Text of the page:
The Navy formally accepted the Tomahawk Block IV cruise missile Sept. 29 from manufacturer, Raytheon Missile Systems out of Tucson, Ariz., during a fleet introduction ceremony at the Pentagon's center courtyard by signing DD250, the government's form for acceptance of contractor provided material.
"The Block IV Tomahawk provides a substantial battlefield edge to our warfighters," said Capt. Bob Novak, Tomahawk All-Up-Round program manager. "It is a great day for the Navy to formally celebrate the hard work of the Navy-Raytheon team that enabled the fleet introduction of this revolutionary weapon, whose flexible targeting and loitering capabilities build on the tremendous 32-year tradition and success of the legacy Tomahawk program."
The Tomahawk cruise missile was originally fielded as a long-range nuclear strike weapon, but as threats changed around the world so has the purpose and use of the missile.
"[The Tomahawk has grown] from its original beginnings to today's combat proven weapon of choice for critical long range precision strike missions," said Harry Schulte, Vice President of Raytheon's Strike Product Line. "What makes this missile so revolutionary are the advanced capabilities it brings to the warfighter ... which position Tomahawk to be a critical node of the network of the future integrated battle space."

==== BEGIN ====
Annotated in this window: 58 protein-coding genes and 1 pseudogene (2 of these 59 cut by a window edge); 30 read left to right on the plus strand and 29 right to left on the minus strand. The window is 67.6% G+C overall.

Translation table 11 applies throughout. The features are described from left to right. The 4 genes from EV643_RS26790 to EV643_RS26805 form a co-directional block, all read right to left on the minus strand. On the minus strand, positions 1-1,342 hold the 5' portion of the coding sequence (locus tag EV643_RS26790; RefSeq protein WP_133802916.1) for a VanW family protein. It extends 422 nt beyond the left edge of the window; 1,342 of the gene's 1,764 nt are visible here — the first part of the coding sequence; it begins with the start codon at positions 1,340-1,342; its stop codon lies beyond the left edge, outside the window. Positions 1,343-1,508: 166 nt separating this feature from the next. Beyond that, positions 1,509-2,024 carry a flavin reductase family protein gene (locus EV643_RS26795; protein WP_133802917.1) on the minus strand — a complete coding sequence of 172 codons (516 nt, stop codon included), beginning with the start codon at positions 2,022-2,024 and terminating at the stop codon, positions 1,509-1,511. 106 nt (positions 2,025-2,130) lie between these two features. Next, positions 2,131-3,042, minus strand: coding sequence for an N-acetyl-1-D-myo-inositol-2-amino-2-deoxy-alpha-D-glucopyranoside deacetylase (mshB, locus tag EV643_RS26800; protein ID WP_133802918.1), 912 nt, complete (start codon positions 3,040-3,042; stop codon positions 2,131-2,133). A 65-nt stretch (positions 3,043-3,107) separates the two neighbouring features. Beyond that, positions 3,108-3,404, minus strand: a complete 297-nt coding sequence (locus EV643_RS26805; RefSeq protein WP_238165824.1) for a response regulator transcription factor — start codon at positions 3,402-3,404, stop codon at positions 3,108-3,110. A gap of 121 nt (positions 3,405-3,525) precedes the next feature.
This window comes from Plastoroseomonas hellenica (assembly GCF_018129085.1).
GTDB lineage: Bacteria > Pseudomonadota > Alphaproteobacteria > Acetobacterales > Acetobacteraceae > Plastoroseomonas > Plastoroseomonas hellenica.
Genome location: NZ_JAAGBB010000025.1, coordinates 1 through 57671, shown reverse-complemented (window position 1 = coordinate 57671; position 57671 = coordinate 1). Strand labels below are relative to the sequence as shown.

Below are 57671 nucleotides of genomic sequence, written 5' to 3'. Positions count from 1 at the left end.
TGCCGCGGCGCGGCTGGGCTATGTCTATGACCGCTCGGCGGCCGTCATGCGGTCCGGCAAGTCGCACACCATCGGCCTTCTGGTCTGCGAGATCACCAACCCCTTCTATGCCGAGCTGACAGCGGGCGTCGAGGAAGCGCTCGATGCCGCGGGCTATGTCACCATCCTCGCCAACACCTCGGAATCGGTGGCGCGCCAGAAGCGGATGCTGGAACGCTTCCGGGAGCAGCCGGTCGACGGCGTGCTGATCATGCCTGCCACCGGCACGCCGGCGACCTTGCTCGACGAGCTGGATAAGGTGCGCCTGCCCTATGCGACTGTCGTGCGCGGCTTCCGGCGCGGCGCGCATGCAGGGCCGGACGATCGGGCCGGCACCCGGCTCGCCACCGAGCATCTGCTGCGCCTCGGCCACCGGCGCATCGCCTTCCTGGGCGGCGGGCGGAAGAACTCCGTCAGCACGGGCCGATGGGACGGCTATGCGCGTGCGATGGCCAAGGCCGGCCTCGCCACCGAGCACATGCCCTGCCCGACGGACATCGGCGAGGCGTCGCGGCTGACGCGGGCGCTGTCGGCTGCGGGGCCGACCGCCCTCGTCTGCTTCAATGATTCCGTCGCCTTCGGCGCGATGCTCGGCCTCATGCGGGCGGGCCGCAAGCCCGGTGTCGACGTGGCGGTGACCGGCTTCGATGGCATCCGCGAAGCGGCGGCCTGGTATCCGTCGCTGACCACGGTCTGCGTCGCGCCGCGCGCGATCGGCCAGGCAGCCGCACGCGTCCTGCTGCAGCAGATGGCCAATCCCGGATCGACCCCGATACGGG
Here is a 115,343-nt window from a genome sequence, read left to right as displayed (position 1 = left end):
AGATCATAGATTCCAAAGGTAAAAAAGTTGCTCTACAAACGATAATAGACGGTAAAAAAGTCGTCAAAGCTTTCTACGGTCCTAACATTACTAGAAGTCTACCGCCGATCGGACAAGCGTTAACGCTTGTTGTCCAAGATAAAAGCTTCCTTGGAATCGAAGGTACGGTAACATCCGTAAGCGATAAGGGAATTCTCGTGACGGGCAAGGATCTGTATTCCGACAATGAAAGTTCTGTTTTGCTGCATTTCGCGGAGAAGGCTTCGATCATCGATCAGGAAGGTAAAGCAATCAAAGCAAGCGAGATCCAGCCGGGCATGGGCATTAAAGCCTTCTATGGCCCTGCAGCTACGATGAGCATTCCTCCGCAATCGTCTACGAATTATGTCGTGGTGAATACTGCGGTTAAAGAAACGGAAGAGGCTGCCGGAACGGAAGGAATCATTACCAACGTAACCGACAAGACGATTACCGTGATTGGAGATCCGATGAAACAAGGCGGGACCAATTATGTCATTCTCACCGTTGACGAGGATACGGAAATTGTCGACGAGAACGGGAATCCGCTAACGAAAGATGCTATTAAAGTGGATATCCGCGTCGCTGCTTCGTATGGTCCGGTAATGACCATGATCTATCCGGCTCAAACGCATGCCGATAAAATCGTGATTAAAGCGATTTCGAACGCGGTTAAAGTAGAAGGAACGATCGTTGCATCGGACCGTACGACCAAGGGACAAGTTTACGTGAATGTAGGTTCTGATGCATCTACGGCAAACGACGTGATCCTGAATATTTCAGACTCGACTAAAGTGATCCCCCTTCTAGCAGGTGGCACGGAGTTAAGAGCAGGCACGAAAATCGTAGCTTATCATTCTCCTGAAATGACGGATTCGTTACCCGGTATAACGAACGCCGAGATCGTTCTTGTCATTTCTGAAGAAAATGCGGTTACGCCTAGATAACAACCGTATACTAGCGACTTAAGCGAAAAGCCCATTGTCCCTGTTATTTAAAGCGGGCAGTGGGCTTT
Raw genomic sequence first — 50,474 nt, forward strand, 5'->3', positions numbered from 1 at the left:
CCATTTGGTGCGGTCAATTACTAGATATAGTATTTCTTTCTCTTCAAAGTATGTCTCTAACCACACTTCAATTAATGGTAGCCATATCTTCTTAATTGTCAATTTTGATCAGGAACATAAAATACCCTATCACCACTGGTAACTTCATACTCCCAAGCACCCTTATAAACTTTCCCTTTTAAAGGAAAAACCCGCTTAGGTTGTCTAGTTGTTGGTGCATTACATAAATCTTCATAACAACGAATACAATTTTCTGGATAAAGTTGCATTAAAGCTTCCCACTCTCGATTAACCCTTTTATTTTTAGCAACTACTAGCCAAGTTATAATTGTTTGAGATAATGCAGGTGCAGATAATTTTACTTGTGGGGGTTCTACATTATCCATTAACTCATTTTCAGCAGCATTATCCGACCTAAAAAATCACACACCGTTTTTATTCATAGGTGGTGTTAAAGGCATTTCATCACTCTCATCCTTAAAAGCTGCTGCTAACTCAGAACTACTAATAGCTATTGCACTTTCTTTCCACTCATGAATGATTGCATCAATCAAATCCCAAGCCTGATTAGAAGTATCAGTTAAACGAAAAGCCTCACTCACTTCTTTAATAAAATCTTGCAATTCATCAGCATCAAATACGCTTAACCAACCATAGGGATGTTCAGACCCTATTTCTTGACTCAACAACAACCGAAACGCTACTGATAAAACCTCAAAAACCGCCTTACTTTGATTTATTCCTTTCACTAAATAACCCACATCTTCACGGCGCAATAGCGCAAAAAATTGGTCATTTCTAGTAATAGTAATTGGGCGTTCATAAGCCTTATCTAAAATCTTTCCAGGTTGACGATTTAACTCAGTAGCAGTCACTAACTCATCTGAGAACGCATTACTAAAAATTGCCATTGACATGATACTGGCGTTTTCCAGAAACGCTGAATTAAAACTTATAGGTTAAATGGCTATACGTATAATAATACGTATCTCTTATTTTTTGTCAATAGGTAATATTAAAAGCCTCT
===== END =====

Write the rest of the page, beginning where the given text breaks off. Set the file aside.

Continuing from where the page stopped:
Rear Adm. Brad Hicks, deputy for Surface Combat Systems and Weapons (N76F), congratulated the Navy/Raytheon Tomahawk team for providing an incredibly effective weapon to warfighters at a reasonable cost.
"The Tomahawk missile is a great success story," Hicks said. "It has consistently provided combat power where and when it was required to achieve national command authority objectives. As great as the previous Tomahawks were and are, Tactical Tomahawk provides a quantum leap in capability that will translate directly to greater success in combat when called upon. And all this at nearly half the cost of the previous missile."
The Tactical Tomahawk was born out of the Navy's need to respond to the global war on terrorism, according to John Young, Assistant Secretary of the Navy for Research, Development and Acquisition.
"It is a war that needs to be fought tactically, with weapons that are more flexible and more responsive, and in today's fiscal environment, absolutely more affordable. Tactical Tomahawk responds to this very challenge," Young said. "I'm very excited to be a part of this. Never before has a more potent and lethal combination of capability, capacity, and affordability been delivered to the fleet."